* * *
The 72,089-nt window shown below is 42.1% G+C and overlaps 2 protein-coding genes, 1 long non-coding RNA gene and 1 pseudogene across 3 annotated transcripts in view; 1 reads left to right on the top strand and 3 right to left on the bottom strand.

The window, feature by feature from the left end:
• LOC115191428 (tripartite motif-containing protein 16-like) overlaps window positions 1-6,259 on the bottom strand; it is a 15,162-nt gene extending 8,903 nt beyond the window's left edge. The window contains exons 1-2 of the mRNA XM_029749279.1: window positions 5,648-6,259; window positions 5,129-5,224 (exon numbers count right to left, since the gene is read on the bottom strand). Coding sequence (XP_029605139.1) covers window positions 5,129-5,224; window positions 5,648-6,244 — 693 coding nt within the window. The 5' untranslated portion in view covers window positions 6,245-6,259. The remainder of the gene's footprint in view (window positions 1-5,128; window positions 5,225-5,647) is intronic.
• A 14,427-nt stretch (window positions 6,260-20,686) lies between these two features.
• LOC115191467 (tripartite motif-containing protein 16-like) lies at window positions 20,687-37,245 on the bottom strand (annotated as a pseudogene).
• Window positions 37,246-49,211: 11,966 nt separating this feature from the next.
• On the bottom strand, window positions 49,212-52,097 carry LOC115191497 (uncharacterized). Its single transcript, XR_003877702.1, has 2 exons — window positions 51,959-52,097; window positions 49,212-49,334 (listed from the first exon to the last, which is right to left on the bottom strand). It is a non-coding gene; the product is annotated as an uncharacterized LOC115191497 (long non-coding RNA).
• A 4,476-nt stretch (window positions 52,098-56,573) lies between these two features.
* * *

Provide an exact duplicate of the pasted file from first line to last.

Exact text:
The 72,089-nt window shown below is 42.1% G+C and overlaps 2 protein-coding genes, 1 long non-coding RNA gene and 1 pseudogene across 3 annotated transcripts in view; 1 reads left to right on the top strand and 3 right to left on the bottom strand.

The window, feature by feature from the left end:
• LOC115191428 (tripartite motif-containing protein 16-like) overlaps window positions 1-6,259 on the bottom strand; it is a 15,162-nt gene extending 8,903 nt beyond the window's left edge. The window contains exons 1-2 of the mRNA XM_029749279.1: window positions 5,648-6,259; window positions 5,129-5,224 (exon numbers count right to left, since the gene is read on the bottom strand). Coding sequence (XP_029605139.1) covers window positions 5,129-5,224; window positions 5,648-6,244 — 693 coding nt within the window. The 5' untranslated portion in view covers window positions 6,245-6,259. The remainder of the gene's footprint in view (window positions 1-5,128; window positions 5,225-5,647) is intronic.
• A 14,427-nt stretch (window positions 6,260-20,686) lies between these two features.
• LOC115191467 (tripartite motif-containing protein 16-like) lies at window positions 20,687-37,245 on the bottom strand (annotated as a pseudogene).
• Window positions 37,246-49,211: 11,966 nt separating this feature from the next.
• On the bottom strand, window positions 49,212-52,097 carry LOC115191497 (uncharacterized). Its single transcript, XR_003877702.1, has 2 exons — window positions 51,959-52,097; window positions 49,212-49,334 (listed from the first exon to the last, which is right to left on the bottom strand). It is a non-coding gene; the product is annotated as an uncharacterized LOC115191497 (long non-coding RNA).
• A 4,476-nt stretch (window positions 52,098-56,573) lies between these two features.